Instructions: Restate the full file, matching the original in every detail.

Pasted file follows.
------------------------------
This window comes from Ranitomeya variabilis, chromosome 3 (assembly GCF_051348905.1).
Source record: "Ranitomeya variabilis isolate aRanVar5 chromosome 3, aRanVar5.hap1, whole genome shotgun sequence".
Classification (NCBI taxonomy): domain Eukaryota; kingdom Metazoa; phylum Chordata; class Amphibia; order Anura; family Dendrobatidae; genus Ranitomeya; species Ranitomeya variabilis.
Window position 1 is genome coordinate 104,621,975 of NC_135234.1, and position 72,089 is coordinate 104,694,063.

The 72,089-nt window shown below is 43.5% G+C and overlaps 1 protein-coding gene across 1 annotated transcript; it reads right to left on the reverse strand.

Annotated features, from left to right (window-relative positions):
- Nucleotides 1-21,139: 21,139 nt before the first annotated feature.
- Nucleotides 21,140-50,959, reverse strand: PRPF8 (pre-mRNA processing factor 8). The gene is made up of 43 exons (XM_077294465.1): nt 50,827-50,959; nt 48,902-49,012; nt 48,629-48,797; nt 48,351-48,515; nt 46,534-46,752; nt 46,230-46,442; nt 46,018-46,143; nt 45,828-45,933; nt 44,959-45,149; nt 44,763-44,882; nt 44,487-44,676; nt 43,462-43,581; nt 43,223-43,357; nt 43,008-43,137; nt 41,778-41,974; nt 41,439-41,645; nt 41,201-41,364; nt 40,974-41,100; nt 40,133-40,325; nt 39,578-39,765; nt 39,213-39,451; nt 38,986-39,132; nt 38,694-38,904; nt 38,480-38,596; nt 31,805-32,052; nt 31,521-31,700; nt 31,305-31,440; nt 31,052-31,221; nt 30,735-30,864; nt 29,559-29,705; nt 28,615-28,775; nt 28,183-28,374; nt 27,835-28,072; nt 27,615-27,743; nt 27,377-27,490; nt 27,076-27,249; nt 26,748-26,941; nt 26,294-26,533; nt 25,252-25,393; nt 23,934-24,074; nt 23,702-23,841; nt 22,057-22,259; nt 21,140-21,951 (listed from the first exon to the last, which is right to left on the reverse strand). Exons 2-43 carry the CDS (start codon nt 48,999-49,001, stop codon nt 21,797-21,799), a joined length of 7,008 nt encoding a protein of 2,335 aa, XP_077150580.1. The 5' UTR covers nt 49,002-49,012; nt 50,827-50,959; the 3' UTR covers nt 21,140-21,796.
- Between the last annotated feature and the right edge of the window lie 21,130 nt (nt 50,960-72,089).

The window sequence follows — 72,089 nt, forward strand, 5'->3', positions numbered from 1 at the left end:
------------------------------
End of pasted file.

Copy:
This window comes from Ranitomeya variabilis, chromosome 3 (assembly GCF_051348905.1).
Source record: "Ranitomeya variabilis isolate aRanVar5 chromosome 3, aRanVar5.hap1, whole genome shotgun sequence".
Classification (NCBI taxonomy): domain Eukaryota; kingdom Metazoa; phylum Chordata; class Amphibia; order Anura; family Dendrobatidae; genus Ranitomeya; species Ranitomeya variabilis.
Window position 1 is genome coordinate 104,621,975 of NC_135234.1, and position 72,089 is coordinate 104,694,063.

The 72,089-nt window shown below is 43.5% G+C and overlaps 1 protein-coding gene across 1 annotated transcript; it reads right to left on the reverse strand.

Annotated features, from left to right (window-relative positions):
- Nucleotides 1-21,139: 21,139 nt before the first annotated feature.
- Nucleotides 21,140-50,959, reverse strand: PRPF8 (pre-mRNA processing factor 8). The gene is made up of 43 exons (XM_077294465.1): nt 50,827-50,959; nt 48,902-49,012; nt 48,629-48,797; nt 48,351-48,515; nt 46,534-46,752; nt 46,230-46,442; nt 46,018-46,143; nt 45,828-45,933; nt 44,959-45,149; nt 44,763-44,882; nt 44,487-44,676; nt 43,462-43,581; nt 43,223-43,357; nt 43,008-43,137; nt 41,778-41,974; nt 41,439-41,645; nt 41,201-41,364; nt 40,974-41,100; nt 40,133-40,325; nt 39,578-39,765; nt 39,213-39,451; nt 38,986-39,132; nt 38,694-38,904; nt 38,480-38,596; nt 31,805-32,052; nt 31,521-31,700; nt 31,305-31,440; nt 31,052-31,221; nt 30,735-30,864; nt 29,559-29,705; nt 28,615-28,775; nt 28,183-28,374; nt 27,835-28,072; nt 27,615-27,743; nt 27,377-27,490; nt 27,076-27,249; nt 26,748-26,941; nt 26,294-26,533; nt 25,252-25,393; nt 23,934-24,074; nt 23,702-23,841; nt 22,057-22,259; nt 21,140-21,951 (listed from the first exon to the last, which is right to left on the reverse strand). Exons 2-43 carry the CDS (start codon nt 48,999-49,001, stop codon nt 21,797-21,799), a joined length of 7,008 nt encoding a protein of 2,335 aa, XP_077150580.1. The 5' UTR covers nt 49,002-49,012; nt 50,827-50,959; the 3' UTR covers nt 21,140-21,796.
- Between the last annotated feature and the right edge of the window lie 21,130 nt (nt 50,960-72,089).

The window sequence follows — 72,089 nt, forward strand, 5'->3', positions numbered from 1 at the left end: